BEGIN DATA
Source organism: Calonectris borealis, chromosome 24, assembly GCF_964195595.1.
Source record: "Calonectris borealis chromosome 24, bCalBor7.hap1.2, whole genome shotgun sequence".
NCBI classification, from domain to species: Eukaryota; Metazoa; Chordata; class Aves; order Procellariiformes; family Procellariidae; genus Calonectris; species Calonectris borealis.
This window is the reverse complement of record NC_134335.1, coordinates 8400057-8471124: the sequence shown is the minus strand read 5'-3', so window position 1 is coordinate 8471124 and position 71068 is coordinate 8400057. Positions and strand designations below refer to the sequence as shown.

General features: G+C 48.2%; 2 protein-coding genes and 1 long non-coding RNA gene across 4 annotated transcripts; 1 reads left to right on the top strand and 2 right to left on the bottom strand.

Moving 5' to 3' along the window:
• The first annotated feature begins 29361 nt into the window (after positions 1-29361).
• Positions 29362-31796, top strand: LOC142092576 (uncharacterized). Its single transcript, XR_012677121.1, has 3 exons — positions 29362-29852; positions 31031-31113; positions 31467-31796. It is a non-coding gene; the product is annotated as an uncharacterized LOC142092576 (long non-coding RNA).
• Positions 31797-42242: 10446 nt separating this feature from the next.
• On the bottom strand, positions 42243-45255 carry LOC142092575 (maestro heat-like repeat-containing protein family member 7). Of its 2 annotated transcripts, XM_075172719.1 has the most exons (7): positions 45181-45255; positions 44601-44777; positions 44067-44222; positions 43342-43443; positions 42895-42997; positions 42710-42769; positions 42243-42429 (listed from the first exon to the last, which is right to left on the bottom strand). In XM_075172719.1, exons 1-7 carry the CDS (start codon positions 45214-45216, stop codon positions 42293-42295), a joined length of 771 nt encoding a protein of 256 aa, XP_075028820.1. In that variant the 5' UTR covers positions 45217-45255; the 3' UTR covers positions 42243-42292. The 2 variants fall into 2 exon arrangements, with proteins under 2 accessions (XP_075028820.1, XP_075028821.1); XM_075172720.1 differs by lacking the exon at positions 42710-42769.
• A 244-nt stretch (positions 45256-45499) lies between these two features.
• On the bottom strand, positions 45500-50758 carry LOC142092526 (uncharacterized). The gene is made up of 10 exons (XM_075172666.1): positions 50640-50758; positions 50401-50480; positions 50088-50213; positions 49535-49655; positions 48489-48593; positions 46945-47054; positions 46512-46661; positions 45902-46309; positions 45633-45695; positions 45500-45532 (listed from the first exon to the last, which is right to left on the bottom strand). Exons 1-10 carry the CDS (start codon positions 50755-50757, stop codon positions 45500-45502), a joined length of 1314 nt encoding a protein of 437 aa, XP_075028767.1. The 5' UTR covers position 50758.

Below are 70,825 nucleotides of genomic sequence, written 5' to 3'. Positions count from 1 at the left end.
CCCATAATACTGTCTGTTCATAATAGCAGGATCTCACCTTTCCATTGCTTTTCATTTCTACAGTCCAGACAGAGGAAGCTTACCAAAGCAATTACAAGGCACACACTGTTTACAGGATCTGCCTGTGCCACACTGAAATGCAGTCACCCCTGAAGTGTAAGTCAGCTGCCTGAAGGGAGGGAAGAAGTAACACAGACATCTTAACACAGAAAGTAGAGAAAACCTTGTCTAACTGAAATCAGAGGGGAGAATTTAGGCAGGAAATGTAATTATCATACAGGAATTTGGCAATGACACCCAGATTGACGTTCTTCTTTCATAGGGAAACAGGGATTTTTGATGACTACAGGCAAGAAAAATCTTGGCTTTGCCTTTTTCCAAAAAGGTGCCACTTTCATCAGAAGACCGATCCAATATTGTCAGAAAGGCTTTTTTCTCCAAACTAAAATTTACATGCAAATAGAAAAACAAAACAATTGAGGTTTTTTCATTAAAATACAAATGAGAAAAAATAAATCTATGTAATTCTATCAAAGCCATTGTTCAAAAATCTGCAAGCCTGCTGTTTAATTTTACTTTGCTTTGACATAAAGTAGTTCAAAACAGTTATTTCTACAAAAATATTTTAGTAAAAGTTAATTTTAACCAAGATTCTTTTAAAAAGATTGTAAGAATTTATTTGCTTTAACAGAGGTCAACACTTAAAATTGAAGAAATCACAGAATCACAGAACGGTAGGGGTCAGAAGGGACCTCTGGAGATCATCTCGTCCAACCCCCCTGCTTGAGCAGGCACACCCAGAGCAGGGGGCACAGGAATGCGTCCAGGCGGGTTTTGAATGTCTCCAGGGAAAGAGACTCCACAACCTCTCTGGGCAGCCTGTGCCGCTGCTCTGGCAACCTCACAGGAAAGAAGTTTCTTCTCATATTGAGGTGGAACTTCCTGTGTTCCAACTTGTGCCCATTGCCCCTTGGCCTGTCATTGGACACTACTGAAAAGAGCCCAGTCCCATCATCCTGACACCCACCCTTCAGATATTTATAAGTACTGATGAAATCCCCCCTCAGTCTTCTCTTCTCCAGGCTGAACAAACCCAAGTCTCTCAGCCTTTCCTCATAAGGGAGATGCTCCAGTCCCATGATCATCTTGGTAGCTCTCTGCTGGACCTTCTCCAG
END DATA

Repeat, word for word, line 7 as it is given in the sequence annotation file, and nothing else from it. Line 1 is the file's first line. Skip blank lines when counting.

• The first annotated feature begins 29361 nt into the window (after positions 1-29361).